- a person knowingly provides false or misleading information to the Secretary (up to five years' imprisonment for individuals, 125 penalty units ($26,250) for companies). A number of defences are available, including where the person advises the Secretary of an error in the information;
- a person fails to provide information relating to whether they are liable to be registered or information relevant to the Scheme to the Secretary when requested by notice (up to six months' imprisonment for individuals, 150 penalty units ($31,500) for companies). There is a defence available where the person does not provide the information complying with the notice but has taken reasonable steps to provide it and will provide the relevant information as soon as practicable; and
- a person, through act or omission, damages, conceals or prevents the keeping of scheme records (up to three years' imprisonment for individuals, 45 penalty units ($9,450) for companies).
It is proposed that the costs of making an application for registration and a renewal of registration will constitute a charge under the Bill which is currently being considered by the House of Representatives. The charges will be used to assist with establishing, administering and maintaining the scheme.
Existing state and territory lobbying laws and ministerial codes of conduct are not intended to be affected by the Scheme. The Bill contains a similar, broad, definition for 'lobby' as for 'lobbying activities' found in the Commonwealth Lobbying Code of Conduct.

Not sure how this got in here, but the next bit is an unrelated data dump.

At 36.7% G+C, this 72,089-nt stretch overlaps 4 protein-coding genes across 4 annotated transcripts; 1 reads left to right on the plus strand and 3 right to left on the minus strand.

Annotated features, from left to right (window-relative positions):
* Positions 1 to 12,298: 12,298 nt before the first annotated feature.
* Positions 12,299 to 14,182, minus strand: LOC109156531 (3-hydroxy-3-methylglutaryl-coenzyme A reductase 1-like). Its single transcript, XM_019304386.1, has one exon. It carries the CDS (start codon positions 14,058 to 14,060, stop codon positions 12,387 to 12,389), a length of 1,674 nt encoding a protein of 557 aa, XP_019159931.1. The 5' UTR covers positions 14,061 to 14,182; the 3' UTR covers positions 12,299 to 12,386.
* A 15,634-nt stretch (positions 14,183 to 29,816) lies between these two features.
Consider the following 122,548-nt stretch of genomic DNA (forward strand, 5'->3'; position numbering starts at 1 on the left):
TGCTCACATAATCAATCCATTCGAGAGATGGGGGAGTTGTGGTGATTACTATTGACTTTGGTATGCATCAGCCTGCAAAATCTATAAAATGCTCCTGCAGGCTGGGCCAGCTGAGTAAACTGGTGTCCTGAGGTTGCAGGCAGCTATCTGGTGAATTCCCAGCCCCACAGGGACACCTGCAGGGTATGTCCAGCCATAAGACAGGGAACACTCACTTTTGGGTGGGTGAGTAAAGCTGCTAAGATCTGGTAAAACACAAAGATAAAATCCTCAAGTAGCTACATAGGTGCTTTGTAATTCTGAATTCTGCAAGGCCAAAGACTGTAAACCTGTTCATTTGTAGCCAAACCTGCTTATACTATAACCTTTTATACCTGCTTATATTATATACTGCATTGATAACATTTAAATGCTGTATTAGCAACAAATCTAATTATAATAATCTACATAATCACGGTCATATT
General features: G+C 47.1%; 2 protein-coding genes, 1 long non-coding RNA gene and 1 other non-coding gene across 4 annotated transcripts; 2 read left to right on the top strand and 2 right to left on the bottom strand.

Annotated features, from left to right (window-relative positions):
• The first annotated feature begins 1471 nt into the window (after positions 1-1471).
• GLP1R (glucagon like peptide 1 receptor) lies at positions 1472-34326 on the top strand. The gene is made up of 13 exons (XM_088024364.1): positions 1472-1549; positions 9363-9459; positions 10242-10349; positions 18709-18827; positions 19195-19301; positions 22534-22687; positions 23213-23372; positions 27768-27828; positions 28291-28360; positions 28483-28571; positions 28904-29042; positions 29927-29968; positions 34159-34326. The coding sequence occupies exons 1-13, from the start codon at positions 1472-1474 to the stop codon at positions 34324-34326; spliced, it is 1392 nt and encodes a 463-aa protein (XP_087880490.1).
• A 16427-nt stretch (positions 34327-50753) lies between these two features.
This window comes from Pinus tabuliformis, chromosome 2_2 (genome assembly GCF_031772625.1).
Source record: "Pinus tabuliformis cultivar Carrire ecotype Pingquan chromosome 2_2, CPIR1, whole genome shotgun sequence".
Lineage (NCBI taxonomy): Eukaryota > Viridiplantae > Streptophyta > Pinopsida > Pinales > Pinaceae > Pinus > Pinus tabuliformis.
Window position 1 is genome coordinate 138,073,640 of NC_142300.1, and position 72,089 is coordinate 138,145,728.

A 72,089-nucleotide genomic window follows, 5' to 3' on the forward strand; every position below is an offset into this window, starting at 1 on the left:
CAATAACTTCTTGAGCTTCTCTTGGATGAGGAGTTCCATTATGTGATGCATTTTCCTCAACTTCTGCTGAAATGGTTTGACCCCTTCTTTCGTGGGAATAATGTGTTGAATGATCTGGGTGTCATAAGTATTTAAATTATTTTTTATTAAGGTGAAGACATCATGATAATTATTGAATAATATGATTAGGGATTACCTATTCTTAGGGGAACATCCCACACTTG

The new regime will also have extraterritorial application and the EM notes that this is to cover circumstances such as where a person makes an agreement with a foreign principal outside of Australia.
The Scheme is currently under review by the Parliamentary Joint Committee on Intelligence and Security. Submissions are open until midday on Monday, 22 January 2018. The Committee has indicated that it will report on the Scheme by February 2018.
The Scheme, if passed, will commence on the date of proclamation or 12 months after it receives royal assent, whichever occurs sooner, to allow the Government further time to make regulations in relation to disclosure and in what circumstances information from the Scheme can be shared.
Companies who anticipate being affected by the Scheme should consider making a submission. They should also begin investigating formal and informal lobbying or politically motivated arrangements in place with any persons or entities who meet the description of a foreign principal under the act, with a view to disclosure requirements coming into effect as soon as 2018.
- Calculated in accordance with section 4B(1) and (3) of the Crimes Act 1914 (Cth) (maximum term of imprisonment x 25 = applicable penalty units).
- Rachel NicolsonPartner,
Ph: +61 3 9613 8300
- Peter HaigPartner,
Ph: +61 3 9613 8289
You can leave a comment on this publication below. Please note, we are not able to provide specific legal advice in this forum. If you would like advice relating to this topic, contact one of the authors directly. Please do not include links to websites or your comment may not be published.